Just how many ways are there to say goodbye to someone? To something? And I mean not the temporary separation, but the permanent absence in one’s life. How many ways are there to bid a final farewell? And how many among these are easy? Is there one?
How many ways are there to say goodbye?
When will you know it’s time?
We leave for a number of different reasons, varying immensely depending on the emotion and effects the person has been causing us. In my case, it always takes me forever to really say goodbye. There will be days when I will find myself swearing this is the end, and then next thing I knew I am staring back at their faces promising I won’t leave, that I’ll stay.
Isn’t that what we all want? To stay?
But I learned that staying will not always be the healthy choice. I learned that sometimes, no matter how much we intend to, we need to step back, turn around and walk the opposite way. I learned that this doesn’t necessarily mean we’re bad people, carelessly not fulfilling our own promises; nor that we’re pathological liars telling tales of remaining by one’s side when we don’t have any idea how to. I learned that sometimes, we ought to leave simply because we need to save ourselves. We need a life away from them, that their chapters in our book have simply came to its ultimate full stop. There are times when there will be no turning back, no matter how much we want to steal a glance.
I learned that sometimes, when things have gone a little too much for our dignity and soul to handle, we have to let go.
In my case, there haven’t been much ways to do so–the goodbye thing. And most of the time, this is because the person I am about to bid farewell to someone who doesn’t actually care. There are far too simpler ways to say goodbye to someone who doesn’t need you, but to a person who has cared for you in a way the world will never fully comprehend is a different story.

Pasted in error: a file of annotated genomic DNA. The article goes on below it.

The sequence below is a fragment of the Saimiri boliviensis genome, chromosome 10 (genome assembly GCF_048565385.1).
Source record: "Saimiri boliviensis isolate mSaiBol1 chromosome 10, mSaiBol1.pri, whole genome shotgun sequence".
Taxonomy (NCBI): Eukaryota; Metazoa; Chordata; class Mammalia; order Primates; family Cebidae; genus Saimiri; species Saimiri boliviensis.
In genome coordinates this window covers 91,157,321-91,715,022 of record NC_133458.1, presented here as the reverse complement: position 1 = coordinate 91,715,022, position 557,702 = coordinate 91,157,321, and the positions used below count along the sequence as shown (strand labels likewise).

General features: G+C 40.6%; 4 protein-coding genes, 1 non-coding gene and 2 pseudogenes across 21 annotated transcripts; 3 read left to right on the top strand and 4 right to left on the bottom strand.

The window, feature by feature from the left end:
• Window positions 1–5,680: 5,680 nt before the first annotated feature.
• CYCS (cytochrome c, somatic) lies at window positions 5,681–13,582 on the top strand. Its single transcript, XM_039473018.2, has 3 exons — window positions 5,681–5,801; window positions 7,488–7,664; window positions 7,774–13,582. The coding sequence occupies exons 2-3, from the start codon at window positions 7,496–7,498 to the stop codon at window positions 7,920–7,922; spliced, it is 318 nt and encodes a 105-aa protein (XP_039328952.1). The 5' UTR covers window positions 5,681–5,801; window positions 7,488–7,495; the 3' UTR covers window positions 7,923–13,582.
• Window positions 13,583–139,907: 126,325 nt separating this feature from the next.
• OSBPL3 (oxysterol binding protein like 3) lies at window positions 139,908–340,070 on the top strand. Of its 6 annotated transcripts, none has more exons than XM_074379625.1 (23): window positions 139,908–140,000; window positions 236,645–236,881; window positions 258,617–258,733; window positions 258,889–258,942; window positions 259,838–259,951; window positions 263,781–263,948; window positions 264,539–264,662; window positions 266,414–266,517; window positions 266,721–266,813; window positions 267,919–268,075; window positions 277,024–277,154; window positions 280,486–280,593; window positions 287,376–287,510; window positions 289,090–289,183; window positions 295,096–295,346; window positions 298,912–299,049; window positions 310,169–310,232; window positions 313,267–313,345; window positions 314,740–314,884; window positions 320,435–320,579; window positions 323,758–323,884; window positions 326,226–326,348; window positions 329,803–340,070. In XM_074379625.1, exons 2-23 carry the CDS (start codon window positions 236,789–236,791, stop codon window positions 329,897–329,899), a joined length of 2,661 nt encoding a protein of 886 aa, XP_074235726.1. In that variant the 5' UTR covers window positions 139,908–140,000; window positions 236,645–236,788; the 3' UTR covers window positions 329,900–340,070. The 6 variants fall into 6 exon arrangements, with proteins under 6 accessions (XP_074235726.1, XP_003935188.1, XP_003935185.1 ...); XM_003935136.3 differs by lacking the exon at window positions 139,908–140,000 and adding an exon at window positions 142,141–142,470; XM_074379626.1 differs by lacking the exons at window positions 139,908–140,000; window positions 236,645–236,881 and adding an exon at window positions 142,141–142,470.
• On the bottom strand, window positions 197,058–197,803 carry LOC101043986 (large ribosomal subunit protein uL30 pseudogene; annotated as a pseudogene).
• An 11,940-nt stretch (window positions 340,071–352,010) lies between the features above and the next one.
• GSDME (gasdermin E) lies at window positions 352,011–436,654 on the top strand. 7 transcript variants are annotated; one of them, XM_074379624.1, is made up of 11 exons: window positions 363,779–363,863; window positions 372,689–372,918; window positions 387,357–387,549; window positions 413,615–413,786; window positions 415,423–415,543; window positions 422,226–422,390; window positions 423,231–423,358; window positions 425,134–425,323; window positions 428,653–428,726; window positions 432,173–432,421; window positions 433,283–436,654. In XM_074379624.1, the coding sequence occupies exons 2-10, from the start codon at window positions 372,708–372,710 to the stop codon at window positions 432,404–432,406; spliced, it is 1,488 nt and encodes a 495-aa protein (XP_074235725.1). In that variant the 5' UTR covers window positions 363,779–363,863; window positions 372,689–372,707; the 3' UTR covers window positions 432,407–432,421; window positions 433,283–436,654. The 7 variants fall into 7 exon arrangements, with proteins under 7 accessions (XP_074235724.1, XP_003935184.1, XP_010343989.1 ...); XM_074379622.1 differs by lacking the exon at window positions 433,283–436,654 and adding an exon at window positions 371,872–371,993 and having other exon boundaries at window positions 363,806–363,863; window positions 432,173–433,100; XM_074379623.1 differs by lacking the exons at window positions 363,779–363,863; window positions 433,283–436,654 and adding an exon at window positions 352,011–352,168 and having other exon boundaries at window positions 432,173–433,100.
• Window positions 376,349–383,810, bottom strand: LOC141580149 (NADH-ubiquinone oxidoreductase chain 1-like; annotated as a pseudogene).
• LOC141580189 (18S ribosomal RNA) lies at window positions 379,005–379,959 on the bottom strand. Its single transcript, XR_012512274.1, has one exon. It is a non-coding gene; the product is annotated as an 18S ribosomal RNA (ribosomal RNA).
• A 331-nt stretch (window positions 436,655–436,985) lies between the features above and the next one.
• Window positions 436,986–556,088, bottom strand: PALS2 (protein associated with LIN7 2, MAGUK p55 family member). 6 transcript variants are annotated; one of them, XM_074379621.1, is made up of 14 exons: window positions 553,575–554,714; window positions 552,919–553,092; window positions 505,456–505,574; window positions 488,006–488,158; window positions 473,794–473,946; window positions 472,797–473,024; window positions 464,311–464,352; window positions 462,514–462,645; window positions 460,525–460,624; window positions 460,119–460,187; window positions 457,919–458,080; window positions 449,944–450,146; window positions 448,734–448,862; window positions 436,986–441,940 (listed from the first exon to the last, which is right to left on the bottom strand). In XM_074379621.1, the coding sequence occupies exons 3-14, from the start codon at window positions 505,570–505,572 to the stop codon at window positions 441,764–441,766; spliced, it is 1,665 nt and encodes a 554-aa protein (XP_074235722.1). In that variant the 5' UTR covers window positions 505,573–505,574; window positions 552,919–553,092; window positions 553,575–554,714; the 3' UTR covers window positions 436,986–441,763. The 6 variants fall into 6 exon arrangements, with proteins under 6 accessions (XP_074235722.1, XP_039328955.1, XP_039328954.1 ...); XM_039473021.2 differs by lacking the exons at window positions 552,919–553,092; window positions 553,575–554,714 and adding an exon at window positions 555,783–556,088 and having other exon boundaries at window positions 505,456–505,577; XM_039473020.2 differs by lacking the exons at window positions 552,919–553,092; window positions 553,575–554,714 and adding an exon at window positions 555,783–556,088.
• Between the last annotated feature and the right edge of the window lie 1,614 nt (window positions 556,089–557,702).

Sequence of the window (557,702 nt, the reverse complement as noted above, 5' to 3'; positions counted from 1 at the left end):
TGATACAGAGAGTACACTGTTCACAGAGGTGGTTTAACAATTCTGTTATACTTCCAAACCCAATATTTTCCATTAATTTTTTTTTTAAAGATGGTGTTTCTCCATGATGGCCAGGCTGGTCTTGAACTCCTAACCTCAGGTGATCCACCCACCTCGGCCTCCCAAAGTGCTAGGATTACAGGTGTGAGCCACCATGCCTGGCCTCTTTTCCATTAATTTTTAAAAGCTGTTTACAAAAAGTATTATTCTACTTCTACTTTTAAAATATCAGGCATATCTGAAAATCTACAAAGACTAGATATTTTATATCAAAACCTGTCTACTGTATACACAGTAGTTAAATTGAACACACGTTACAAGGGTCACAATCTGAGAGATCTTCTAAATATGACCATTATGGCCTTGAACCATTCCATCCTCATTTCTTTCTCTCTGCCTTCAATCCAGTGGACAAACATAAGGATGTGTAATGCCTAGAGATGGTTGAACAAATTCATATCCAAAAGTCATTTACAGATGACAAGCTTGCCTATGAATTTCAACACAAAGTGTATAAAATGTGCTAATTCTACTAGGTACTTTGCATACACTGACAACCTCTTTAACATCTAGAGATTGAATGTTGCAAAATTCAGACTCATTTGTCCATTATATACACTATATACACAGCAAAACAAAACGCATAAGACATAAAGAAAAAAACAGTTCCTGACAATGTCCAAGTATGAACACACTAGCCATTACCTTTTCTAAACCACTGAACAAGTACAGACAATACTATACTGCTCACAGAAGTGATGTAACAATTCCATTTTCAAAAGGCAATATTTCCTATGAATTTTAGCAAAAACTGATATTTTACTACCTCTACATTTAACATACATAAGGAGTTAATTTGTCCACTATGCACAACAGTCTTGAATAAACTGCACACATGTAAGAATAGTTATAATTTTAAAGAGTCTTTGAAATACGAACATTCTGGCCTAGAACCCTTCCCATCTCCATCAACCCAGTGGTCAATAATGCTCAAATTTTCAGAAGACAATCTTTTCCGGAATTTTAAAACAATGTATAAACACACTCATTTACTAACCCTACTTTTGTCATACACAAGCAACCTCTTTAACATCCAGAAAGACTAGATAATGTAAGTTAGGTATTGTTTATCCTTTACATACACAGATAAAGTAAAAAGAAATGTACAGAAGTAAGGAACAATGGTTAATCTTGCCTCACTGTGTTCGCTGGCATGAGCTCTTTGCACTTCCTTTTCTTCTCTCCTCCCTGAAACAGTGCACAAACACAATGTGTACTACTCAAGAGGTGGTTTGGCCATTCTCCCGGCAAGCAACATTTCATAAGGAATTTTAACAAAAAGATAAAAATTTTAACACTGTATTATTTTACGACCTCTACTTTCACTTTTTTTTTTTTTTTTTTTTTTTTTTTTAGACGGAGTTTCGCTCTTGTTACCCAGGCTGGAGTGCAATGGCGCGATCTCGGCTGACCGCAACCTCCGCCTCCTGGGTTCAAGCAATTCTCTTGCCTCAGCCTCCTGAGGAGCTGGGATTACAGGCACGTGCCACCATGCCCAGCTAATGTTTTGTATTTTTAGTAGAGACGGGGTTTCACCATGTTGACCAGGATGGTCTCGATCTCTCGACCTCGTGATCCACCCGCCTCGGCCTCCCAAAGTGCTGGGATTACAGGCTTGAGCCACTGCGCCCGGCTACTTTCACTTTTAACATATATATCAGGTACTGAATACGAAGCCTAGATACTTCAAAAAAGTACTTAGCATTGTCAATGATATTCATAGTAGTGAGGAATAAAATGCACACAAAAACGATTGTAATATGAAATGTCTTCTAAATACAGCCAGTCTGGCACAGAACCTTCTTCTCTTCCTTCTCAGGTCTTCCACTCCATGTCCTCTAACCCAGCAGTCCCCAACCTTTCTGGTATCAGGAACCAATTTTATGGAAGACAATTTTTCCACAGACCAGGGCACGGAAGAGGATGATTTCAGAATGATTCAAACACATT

But it’s possible.
You can do it through a poem or a ballad, carefully tucked within a crisp sheet of scented paper that will be secretly left to his back pockets as you learn your way out the door while he is still fast asleep. Or through a phone call in a stormy night when everything is going wrong–when your mind is in haywire and he is desperately seeking answers for a love that’s gone wrong. Or through a decently arranged dinner meeting in a dignified restaurant in the outskirts of town where you both speak in between skilled silent whispers and soundless sighs and teary eyes.
Or you can do it through an open letter to be published in the Internet for the whole cyberspace to see.
You can have it done while you’re both walking in the park with hands at the back, squirming due to anxiety. You can sing a sad song of goodbye and let yourself cry as he finally realises what is about to happen. You can smile your sweetest smile–the exact one he fell for when you met for the first time–and indicate your already packed bags for departure. You can let it slip through your friends, or your families, or your colleagues and let him have all the time he needs to process it–be it through grief or bitterness.
You can break it to him gently or in a harsh and fast way. You can explain. You can feel bad. You can think to yourself that you may not be able to do it.
But you have to.
Remember that regardless of the reasons that led you to this point, it’s not important how you do it, but how you end up deciding to do it for real.
Remember that it is for the best of both of you.